During the campaign, Trump called Putin a “strong leader,” better than the U.S. president, and refused to condemn Russia’s military interventions in Ukraine and Syria. He suggested he may not defend NATO allies if Russia pushes into Eastern Europe.
Trump also said he wants to strike alliances with Putin, especially in the fight against Islamic State. U.S. experts say Russia’s military is not targeting the terrorist group in Syria, but is fighting to defend Syria’s dictator, Bashar Assad.
During the campaign, the director of national intelligence said senior Russian officials had directed the hacks of thousands of emails from Democrats. Trump benefited from the leaks and is not likely to approve retaliation, experts say.
With Republicans in control of Congress, Trump is likely to have a free hand in issues the GOP opposes, like the climate change deal and the landmark Iranian nuclear deal.
Republican lawmakers also will support Trump’s vow to keep open the Guantanamo Bay prison in Cuba and to expand its use. Since 2009, they have blocked Obama from closing the controversial facility.
Whether they would also endorse Trump’s call to torture terrorism suspects and to kill their families is less clear.
But Republicans generally still believe in a robust NATO and are less conciliatory toward Russia. That could be a mitigating force as Trump learns foreign policy on the fly.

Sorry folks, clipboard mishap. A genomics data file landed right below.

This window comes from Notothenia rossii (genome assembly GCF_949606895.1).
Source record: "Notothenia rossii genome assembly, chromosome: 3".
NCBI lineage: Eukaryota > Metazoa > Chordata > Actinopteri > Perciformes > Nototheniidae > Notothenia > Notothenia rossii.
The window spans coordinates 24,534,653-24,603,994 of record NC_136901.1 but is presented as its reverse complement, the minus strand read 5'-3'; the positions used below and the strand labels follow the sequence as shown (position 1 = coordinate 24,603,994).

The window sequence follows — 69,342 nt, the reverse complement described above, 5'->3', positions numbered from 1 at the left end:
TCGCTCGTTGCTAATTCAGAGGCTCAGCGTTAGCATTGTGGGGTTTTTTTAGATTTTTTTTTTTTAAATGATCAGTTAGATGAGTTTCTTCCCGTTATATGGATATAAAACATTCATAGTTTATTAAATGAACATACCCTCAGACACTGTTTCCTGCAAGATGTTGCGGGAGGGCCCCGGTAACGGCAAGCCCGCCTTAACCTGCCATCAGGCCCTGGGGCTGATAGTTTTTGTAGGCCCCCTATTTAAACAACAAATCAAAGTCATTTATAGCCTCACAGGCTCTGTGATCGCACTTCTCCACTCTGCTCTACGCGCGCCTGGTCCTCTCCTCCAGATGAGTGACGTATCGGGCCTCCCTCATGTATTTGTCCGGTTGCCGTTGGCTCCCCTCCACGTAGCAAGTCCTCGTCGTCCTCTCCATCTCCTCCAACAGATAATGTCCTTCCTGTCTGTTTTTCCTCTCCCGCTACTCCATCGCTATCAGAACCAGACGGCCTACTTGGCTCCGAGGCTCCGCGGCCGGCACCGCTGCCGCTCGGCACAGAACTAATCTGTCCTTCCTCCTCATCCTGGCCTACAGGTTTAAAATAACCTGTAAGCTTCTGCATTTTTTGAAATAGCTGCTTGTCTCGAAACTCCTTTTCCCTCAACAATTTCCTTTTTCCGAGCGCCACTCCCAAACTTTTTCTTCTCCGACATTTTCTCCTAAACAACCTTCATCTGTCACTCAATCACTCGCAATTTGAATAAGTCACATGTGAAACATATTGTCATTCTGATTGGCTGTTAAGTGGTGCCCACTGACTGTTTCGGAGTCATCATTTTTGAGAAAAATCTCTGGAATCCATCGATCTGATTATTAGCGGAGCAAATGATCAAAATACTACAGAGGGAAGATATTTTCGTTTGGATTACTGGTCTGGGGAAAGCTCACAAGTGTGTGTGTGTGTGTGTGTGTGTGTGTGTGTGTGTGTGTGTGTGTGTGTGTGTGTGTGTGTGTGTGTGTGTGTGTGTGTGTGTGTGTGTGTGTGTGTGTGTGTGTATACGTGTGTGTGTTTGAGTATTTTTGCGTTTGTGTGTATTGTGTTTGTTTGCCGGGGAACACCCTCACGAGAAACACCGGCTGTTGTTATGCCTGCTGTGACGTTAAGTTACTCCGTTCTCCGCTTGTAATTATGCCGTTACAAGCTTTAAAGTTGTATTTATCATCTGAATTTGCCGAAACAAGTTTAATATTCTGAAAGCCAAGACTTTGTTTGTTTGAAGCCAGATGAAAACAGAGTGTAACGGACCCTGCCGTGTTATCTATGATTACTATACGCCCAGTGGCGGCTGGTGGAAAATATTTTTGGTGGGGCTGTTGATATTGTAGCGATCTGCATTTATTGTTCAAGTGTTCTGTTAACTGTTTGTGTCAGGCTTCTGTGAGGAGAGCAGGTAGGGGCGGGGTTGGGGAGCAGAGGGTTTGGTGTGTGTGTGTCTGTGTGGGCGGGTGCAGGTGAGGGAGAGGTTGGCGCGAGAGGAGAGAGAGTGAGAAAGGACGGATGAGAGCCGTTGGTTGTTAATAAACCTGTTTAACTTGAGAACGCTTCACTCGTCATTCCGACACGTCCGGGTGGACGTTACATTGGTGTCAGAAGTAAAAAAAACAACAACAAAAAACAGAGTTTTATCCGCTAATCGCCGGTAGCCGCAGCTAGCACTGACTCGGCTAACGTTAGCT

Trump must “find the right balance between reassuring an uncertain world… while avoiding commitments that exceed the tolerance of the American public,” said Bruce Jones, a senior fellow at the nonpartisan Brookings Institution think tank.
Trump gave mixed signals on his intentions on the war in Syria, alternately suggesting a more muscular response and vowing not to get involved. He showed no interest in the humanitarian crisis there, saying his only focus is on fighting Islamic State.
That could prove decisive in the country’s bitter civil war, where U.S. backed rebels have struggled to hold ground against Russian, Iranian and Syrian government forces.
“The only thing holding up the moderate rebels in Syria after six years of war is the United States,” said Christopher Harmer, a military analyst at the Institute for the Study of War, a public policy group. “If the Trump administration falters in that support, the moderate rebellion in Syria is over. Full-stop.”
Trump also gave mixed signals on his plans for the U.S. military. He vowed to boost defense spending to expand the Army and to build more ships, warplanes and arms, but also pledged to avoid more foreign wars like those in Iraq and Afghanistan.
“If we’re going to sit back in our fortress with two oceans on either side of us, what do we need more weapons for?” Harmer asked. “Guess we’ll find out. “
Mackenzie Eaglen, a defense analyst at the American Enterprise Institute, said Trump’s foreign policy is likely to be less radical than his inflammatory language suggested during the campaign.
“My experience has been that once new presidents start getting daily briefs and see how scary the world is, reality sets in, and they re-think their stances,” she said. “I’m confident he’ll reassess his assumptions.”